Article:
Sharing the work
A City Hall presentation about the Black Child Legacy Campaign leads to broader conversations about tackling poverty by expanding opportunities
With millions about to be spent on public works projects in the city of Sacramento, local leaders don’t want the related opportunities to bypass neighborhoods already suffering from generations of disinvestment.
On February 12, the City Council approved a $100,000 contract with the Sacramento Employment and Training Agency, or SETA, to coordinate a new program that recruits skilled laborers from struggling neighborhoods to work on upcoming renovations of the Sacramento Convention Center, the Community Center Theater and the Memorial Auditorium.
While the contract was passed on the consent calendar, it was nevertheless brought up during a presentation on the Black Child Legacy Campaign’s progress in South Sacramento, North Sacramento and the Arden-Arcade neighborhood. The campaign is a broad coalition of volunteers, health care providers and faith organizations working to reduce the black infant mortality rate.
Sierra Health Foundation president Chet Hewitt told council members that, according to the county’s latest numbers, the campaign had already reached its goal of reducing black child deaths by 20 percent just three years into its mission. He said it’s doing that work through health outreach and intervention in seven neighborhoods that have long experienced endemic poverty.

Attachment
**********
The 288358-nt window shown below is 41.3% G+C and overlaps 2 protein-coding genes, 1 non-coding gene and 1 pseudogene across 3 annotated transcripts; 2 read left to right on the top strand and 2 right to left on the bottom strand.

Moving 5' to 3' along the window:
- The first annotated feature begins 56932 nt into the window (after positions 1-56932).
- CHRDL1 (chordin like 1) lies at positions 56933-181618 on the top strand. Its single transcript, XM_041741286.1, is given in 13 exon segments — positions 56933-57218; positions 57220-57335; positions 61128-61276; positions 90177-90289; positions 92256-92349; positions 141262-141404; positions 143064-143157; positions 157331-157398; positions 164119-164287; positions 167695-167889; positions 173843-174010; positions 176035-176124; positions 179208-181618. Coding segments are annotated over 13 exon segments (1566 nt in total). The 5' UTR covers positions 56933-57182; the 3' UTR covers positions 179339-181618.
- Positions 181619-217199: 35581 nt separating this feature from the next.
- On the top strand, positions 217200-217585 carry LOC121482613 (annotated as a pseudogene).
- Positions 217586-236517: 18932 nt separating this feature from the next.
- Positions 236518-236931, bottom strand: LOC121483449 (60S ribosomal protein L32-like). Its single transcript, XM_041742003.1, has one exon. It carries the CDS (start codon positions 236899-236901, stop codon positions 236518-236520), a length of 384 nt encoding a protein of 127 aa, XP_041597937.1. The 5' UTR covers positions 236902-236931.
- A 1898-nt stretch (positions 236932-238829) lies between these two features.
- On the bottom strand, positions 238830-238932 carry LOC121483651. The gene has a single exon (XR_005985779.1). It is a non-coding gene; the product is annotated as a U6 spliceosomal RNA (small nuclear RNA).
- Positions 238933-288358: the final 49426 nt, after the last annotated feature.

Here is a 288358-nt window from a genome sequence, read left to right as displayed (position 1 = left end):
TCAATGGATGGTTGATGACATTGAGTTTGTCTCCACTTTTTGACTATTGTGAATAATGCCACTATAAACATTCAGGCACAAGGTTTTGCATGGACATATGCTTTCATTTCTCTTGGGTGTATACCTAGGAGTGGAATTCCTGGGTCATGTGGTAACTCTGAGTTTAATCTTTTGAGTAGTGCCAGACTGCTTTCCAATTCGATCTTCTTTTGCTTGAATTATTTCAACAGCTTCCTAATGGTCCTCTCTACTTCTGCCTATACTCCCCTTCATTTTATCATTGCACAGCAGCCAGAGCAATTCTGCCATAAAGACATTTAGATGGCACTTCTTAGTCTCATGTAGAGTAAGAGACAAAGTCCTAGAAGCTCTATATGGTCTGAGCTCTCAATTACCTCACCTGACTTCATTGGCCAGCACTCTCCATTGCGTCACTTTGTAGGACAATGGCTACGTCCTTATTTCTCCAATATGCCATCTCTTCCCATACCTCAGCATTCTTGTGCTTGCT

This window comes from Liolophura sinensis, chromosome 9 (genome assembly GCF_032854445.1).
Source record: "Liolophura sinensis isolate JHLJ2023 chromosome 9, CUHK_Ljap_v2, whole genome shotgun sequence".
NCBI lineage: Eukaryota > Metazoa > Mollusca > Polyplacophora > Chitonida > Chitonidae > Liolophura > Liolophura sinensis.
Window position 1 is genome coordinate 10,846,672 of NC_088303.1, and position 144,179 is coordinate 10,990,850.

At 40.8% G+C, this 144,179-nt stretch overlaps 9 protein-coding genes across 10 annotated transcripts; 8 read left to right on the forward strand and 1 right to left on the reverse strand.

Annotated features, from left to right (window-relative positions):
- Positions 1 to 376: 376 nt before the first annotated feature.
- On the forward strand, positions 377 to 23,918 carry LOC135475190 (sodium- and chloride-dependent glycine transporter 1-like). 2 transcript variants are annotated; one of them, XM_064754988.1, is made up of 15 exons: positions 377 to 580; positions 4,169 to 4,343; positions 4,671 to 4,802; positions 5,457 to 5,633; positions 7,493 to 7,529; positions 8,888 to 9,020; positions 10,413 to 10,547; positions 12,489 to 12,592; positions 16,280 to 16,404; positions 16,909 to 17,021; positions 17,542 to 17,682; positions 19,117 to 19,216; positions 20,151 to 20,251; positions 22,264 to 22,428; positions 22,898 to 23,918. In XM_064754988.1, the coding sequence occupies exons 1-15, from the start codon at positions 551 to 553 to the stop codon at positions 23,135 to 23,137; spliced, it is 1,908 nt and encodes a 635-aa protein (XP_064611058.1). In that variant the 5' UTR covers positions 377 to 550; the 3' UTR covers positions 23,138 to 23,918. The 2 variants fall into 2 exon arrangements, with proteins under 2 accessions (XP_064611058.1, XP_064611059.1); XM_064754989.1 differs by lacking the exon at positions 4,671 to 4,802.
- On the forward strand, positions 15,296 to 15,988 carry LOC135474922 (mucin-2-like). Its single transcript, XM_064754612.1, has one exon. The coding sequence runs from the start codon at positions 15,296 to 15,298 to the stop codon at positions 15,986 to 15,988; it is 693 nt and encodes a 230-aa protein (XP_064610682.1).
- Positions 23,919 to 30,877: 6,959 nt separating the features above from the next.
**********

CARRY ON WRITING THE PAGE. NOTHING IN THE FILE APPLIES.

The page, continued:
Referencing the new contract with SETA, District 8 Councilman Larry Car said he wants to see opportunity spread in a way that addresses greater issues.
“I just want you to know you are not alone,” he told Hewitt, adding about the upcoming renovation projects, “We want to make sure we get people from these communities that are impoverished some of those good paying jobs.”
In laying out the details of the SETA contract, Assistant City Manager Fran Halbakken wrote that “the objective is to develop increased numbers of local skilled construction workers and provide employment opportunities for emancipated youth, women, former offenders, veterans, persons receiving public assistance, youth interns and residents of targeted zip code areas.”
Mayor Darrell Steinberg told Hewitt the city wants to build on the work the Black Child Legacy Campaign has done through inclusive economic development.
“So, $10 million and you were able to bend the curves,” the mayor noted, adding that the city could soon have as much as $50 million in new Measure U funds to spend toward similar goals. “It’s about having a broader plan to address poverty in a systemic way.”